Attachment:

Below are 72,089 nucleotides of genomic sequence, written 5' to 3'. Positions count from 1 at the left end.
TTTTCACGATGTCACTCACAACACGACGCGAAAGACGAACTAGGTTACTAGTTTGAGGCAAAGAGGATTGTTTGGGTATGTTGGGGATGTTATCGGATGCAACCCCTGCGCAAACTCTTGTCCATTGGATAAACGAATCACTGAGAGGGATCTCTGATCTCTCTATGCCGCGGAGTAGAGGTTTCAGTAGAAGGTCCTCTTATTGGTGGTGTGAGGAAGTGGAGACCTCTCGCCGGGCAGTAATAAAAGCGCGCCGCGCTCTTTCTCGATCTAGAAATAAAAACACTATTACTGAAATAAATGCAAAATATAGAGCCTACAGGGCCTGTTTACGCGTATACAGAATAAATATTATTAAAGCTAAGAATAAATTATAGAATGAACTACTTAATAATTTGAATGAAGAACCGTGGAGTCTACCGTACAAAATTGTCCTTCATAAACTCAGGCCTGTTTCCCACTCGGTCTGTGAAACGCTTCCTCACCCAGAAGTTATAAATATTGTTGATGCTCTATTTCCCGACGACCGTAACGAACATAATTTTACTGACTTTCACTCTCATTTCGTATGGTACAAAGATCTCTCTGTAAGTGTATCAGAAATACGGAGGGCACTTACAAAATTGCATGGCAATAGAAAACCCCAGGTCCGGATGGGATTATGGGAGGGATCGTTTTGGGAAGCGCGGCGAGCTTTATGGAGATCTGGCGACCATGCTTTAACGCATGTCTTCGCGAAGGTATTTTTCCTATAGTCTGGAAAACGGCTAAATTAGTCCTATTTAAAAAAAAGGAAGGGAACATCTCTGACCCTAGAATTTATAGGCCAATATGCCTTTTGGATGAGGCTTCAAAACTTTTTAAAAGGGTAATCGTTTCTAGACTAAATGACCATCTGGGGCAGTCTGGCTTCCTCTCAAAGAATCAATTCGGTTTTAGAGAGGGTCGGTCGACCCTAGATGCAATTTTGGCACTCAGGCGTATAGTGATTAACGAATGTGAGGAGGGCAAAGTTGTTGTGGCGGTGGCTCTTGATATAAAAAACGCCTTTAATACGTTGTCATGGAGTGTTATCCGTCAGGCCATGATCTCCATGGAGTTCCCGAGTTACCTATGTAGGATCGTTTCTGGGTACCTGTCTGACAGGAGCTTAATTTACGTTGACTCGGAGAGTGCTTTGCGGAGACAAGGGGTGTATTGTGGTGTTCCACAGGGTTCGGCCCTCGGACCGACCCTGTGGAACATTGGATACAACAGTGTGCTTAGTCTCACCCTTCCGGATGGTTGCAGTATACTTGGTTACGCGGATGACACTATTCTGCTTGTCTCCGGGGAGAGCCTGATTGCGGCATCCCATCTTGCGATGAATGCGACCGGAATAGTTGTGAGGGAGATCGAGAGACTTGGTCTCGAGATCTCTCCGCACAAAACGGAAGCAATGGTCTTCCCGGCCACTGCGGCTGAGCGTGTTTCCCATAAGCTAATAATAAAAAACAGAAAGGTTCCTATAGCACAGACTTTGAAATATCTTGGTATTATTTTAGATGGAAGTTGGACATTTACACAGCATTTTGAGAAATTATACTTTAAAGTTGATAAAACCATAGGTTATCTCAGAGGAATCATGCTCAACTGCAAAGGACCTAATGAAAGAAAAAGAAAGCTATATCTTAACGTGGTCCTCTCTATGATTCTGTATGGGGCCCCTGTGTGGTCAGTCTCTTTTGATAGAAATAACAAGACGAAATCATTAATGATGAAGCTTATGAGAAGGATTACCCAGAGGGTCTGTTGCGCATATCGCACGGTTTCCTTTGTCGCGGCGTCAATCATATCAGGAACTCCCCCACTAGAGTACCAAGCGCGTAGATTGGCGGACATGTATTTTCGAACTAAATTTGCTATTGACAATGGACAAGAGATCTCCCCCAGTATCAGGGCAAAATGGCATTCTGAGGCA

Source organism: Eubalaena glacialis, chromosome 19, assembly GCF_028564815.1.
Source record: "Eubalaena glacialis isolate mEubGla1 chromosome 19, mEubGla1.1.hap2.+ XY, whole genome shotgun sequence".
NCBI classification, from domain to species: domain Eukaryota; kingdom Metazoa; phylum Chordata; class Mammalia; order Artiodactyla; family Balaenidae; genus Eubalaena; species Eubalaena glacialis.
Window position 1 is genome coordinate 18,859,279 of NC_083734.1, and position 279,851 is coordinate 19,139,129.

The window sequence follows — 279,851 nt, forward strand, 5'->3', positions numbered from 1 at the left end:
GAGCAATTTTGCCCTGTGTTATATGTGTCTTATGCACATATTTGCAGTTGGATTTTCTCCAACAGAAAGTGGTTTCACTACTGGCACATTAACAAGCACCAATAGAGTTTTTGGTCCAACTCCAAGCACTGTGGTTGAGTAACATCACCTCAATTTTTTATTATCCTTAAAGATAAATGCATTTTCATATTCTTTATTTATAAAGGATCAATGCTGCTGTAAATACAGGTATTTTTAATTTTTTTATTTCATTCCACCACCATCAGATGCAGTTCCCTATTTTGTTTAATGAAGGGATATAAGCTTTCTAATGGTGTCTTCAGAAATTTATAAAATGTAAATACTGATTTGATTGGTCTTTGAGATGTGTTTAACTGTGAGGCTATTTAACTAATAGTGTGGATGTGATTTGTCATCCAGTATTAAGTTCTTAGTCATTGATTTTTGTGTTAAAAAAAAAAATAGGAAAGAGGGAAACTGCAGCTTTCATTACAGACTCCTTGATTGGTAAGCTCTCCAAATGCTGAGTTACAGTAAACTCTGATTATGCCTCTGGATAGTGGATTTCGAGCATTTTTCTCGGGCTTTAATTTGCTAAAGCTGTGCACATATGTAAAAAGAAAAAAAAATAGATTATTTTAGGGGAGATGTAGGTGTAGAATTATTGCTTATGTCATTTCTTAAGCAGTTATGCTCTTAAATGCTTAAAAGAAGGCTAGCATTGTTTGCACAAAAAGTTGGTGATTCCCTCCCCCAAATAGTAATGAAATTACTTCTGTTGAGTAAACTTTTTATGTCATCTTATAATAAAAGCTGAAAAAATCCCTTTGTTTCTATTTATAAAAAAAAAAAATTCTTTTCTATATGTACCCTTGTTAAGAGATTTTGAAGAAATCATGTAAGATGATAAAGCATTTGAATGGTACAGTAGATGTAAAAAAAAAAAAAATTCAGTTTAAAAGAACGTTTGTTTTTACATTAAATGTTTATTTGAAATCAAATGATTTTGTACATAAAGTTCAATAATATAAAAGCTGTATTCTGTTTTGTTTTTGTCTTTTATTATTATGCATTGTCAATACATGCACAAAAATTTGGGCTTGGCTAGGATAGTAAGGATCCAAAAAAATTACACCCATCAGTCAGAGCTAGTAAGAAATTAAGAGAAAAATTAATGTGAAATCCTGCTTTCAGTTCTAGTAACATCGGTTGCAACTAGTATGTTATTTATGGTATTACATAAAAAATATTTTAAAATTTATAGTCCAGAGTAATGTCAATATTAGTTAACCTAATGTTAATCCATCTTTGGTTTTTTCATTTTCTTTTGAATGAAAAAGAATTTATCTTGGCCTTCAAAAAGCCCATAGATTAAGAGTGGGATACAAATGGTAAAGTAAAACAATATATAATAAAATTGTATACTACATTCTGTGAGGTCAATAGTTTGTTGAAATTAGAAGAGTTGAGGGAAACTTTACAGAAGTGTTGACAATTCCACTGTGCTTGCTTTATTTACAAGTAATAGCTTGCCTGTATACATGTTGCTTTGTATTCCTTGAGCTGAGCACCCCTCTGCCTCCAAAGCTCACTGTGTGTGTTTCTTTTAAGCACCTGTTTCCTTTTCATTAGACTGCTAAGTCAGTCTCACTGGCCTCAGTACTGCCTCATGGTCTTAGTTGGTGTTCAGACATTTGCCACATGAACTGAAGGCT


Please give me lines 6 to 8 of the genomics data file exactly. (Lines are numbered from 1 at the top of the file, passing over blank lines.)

Window position 1 is genome coordinate 18,859,279 of NC_083734.1, and position 279,851 is coordinate 19,139,129.

The window sequence follows — 279,851 nt, forward strand, 5'->3', positions numbered from 1 at the left end:
GAGCAATTTTGCCCTGTGTTATATGTGTCTTATGCACATATTTGCAGTTGGATTTTCTCCAACAGAAAGTGGTTTCACTACTGGCACATTAACAAGCACCAATAGAGTTTTTGGTCCAACTCCAAGCACTGTGGTTGAGTAACATCACCTCAATTTTTTATTATCCTTAAAGATAAATGCATTTTCATATTCTTTATTTATAAAGGATCAATGCTGCTGTAAATACAGGTATTTTTAATTTTTTTATTTCATTCCACCACCATCAGATGCAGTTCCCTATTTTGTTTAATGAAGGGATATAAGCTTTCTAATGGTGTCTTCAGAAATTTATAAAATGTAAATACTGATTTGATTGGTCTTTGAGATGTGTTTAACTGTGAGGCTATTTAACTAATAGTGTGGATGTGATTTGTCATCCAGTATTAAGTTCTTAGTCATTGATTTTTGTGTTAAAAAAAAAAATAGGAAAGAGGGAAACTGCAGCTTTCATTACAGACTCCTTGATTGGTAAGCTCTCCAAATGCTGAGTTACAGTAAACTCTGATTATGCCTCTGGATAGTGGATTTCGAGCATTTTTCTCGGGCTTTAATTTGCTAAAGCTGTGCACATATGTAAAAAGAAAAAAAAATAGATTATTTTAGGGGAGATGTAGGTGTAGAATTATTGCTTATGTCATTTCTTAAGCAGTTATGCTCTTAAATGCTTAAAAGAAGGCTAGCATTGTTTGCACAAAAAGTTGGTGATTCCCTCCCCCAAATAGTAATGAAATTACTTCTGTTGAGTAAACTTTTTATGTCATCTTATAATAAAAGCTGAAAAAATCCCTTTGTTTCTATTTATAAAAAAAAAAAATTCTTTTCTATATGTACCCTTGTTAAGAGATTTTGAAGAAATCATGTAAGATGATAAAGCATTTGAATGGTACAGTAGATGTAAAAAAAAAAAAAATTCAGTTTAAAAGAACGTTTGTTTTTACATTAAATGTTTATTTGAAATCAAATGATTTTGTACATAAAGTTCAATAATATAAAAGCTGTATTCTGTTTTGTTTTTGTCTTTTATTATTATGCATTGTCAATACATGCACAAAAATTTGGGCTTGGCTAGGATAGTAAGGATCCAAAAAAATTACACCCATCAGTCAGAGCTAGTAAGAAATTAAGAGAAAAATTAATGTGAAATCCTGCTTTCAGTTCTAGTAACATCGGTTGCAACTAGTATGTTATTTATGGTATTACATAAAAAATATTTTAAAATTTATAGTCCAGAGTAATGTCAATATTAGTTAACCTAATGTTAATCCATCTTTGGTTTTTTCATTTTCTTTTGAATGAAAAAGAATTTATCTTGGCCTTCAAAAAGCCCATAGATTAAGAGTGGGATACAAATGGTAAAGTAAAACAATATATAATAAAATTGTATACTACATTCTGTGAGGTCAATAGTTTGTTGAAATTAGAAGAGTTGAGGGAAACTTTACAGAAGTGTTGACAATTCCACTGTGCTTGCTTTATTTACAAGTAATAGCTTGCCTGTATACATGTTGCTTTGTATTCCTTGAGCTGAGCACCCCTCTGCCTCCAAAGCTCACTGTGTGTGTTTCTTTTAAGCACCTGTTTCCTTTTCATTAGACTGCTAAGTCAGTCTCACTGGCCTCAGTACTGCCTCATGGTCTTAGTTGGTGTTCAGACATTTGCCACATGAACTGAAGGCT